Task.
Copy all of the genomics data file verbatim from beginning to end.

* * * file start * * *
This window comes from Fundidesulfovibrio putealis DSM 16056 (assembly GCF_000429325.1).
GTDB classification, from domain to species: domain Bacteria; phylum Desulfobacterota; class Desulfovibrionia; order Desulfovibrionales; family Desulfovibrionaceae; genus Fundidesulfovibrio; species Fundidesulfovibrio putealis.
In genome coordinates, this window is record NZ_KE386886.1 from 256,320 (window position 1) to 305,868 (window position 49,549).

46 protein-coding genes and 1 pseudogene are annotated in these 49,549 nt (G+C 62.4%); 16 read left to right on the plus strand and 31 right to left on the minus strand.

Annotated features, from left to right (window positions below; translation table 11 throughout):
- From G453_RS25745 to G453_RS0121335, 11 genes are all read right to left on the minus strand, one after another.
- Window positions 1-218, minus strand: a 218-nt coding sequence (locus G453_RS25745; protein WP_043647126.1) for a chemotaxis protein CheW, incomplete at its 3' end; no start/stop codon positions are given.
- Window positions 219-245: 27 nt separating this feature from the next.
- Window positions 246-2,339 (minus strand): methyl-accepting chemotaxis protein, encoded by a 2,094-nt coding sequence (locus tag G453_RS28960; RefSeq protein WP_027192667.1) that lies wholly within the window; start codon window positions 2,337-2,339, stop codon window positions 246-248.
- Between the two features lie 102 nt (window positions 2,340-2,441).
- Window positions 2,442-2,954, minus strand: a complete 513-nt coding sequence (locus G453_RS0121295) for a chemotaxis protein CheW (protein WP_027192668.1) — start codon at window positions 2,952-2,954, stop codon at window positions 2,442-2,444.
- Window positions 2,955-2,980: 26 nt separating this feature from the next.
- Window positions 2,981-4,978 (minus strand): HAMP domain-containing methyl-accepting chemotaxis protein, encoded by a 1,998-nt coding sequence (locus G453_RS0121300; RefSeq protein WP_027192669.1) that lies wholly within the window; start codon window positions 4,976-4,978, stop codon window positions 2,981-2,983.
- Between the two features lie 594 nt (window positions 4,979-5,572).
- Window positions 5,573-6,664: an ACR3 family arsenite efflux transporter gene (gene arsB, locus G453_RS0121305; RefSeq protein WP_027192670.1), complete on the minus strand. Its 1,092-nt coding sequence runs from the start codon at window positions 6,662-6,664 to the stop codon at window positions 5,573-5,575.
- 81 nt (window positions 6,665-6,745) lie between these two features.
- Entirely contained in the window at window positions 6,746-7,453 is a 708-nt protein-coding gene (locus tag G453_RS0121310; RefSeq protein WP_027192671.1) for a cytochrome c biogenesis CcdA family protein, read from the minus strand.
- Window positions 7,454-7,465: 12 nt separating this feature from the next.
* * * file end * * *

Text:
This window comes from Fundidesulfovibrio putealis DSM 16056 (assembly GCF_000429325.1).
GTDB classification, from domain to species: domain Bacteria; phylum Desulfobacterota; class Desulfovibrionia; order Desulfovibrionales; family Desulfovibrionaceae; genus Fundidesulfovibrio; species Fundidesulfovibrio putealis.
In genome coordinates, this window is record NZ_KE386886.1 from 256,320 (window position 1) to 305,868 (window position 49,549).

46 protein-coding genes and 1 pseudogene are annotated in these 49,549 nt (G+C 62.4%); 16 read left to right on the plus strand and 31 right to left on the minus strand.

Annotated features, from left to right (window positions below; translation table 11 throughout):
- From G453_RS25745 to G453_RS0121335, 11 genes are all read right to left on the minus strand, one after another.
- Window positions 1-218, minus strand: a 218-nt coding sequence (locus G453_RS25745; protein WP_043647126.1) for a chemotaxis protein CheW, incomplete at its 3' end; no start/stop codon positions are given.
- Window positions 219-245: 27 nt separating this feature from the next.
- Window positions 246-2,339 (minus strand): methyl-accepting chemotaxis protein, encoded by a 2,094-nt coding sequence (locus tag G453_RS28960; RefSeq protein WP_027192667.1) that lies wholly within the window; start codon window positions 2,337-2,339, stop codon window positions 246-248.
- Between the two features lie 102 nt (window positions 2,340-2,441).
- Window positions 2,442-2,954, minus strand: a complete 513-nt coding sequence (locus G453_RS0121295) for a chemotaxis protein CheW (protein WP_027192668.1) — start codon at window positions 2,952-2,954, stop codon at window positions 2,442-2,444.
- Window positions 2,955-2,980: 26 nt separating this feature from the next.
- Window positions 2,981-4,978 (minus strand): HAMP domain-containing methyl-accepting chemotaxis protein, encoded by a 1,998-nt coding sequence (locus G453_RS0121300; RefSeq protein WP_027192669.1) that lies wholly within the window; start codon window positions 4,976-4,978, stop codon window positions 2,981-2,983.
- Between the two features lie 594 nt (window positions 4,979-5,572).
- Window positions 5,573-6,664: an ACR3 family arsenite efflux transporter gene (gene arsB, locus G453_RS0121305; RefSeq protein WP_027192670.1), complete on the minus strand. Its 1,092-nt coding sequence runs from the start codon at window positions 6,662-6,664 to the stop codon at window positions 5,573-5,575.
- 81 nt (window positions 6,665-6,745) lie between these two features.
- Entirely contained in the window at window positions 6,746-7,453 is a 708-nt protein-coding gene (locus tag G453_RS0121310; RefSeq protein WP_027192671.1) for a cytochrome c biogenesis CcdA family protein, read from the minus strand.
- Window positions 7,454-7,465: 12 nt separating this feature from the next.